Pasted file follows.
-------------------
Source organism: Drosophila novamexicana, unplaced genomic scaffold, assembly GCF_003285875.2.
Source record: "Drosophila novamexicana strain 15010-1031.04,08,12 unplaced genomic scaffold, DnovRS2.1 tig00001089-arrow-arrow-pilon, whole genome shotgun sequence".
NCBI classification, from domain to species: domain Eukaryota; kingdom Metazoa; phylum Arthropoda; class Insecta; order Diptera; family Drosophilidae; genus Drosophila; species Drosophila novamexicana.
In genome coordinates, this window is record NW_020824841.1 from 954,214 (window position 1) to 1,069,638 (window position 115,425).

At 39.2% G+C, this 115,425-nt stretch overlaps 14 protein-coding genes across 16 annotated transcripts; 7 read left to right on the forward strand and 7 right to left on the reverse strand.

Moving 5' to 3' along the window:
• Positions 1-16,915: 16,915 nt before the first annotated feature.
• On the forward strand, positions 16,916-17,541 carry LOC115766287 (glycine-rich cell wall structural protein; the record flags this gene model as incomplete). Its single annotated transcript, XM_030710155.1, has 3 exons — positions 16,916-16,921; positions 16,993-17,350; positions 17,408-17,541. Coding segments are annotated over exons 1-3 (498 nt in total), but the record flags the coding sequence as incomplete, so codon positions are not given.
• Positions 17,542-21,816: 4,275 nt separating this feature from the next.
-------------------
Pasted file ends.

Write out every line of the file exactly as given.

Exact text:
Source organism: Drosophila novamexicana, unplaced genomic scaffold, assembly GCF_003285875.2.
Source record: "Drosophila novamexicana strain 15010-1031.04,08,12 unplaced genomic scaffold, DnovRS2.1 tig00001089-arrow-arrow-pilon, whole genome shotgun sequence".
NCBI classification, from domain to species: domain Eukaryota; kingdom Metazoa; phylum Arthropoda; class Insecta; order Diptera; family Drosophilidae; genus Drosophila; species Drosophila novamexicana.
In genome coordinates, this window is record NW_020824841.1 from 954,214 (window position 1) to 1,069,638 (window position 115,425).

At 39.2% G+C, this 115,425-nt stretch overlaps 14 protein-coding genes across 16 annotated transcripts; 7 read left to right on the forward strand and 7 right to left on the reverse strand.

Moving 5' to 3' along the window:
• Positions 1-16,915: 16,915 nt before the first annotated feature.
• On the forward strand, positions 16,916-17,541 carry LOC115766287 (glycine-rich cell wall structural protein; the record flags this gene model as incomplete). Its single annotated transcript, XM_030710155.1, has 3 exons — positions 16,916-16,921; positions 16,993-17,350; positions 17,408-17,541. Coding segments are annotated over exons 1-3 (498 nt in total), but the record flags the coding sequence as incomplete, so codon positions are not given.
• Positions 17,542-21,816: 4,275 nt separating this feature from the next.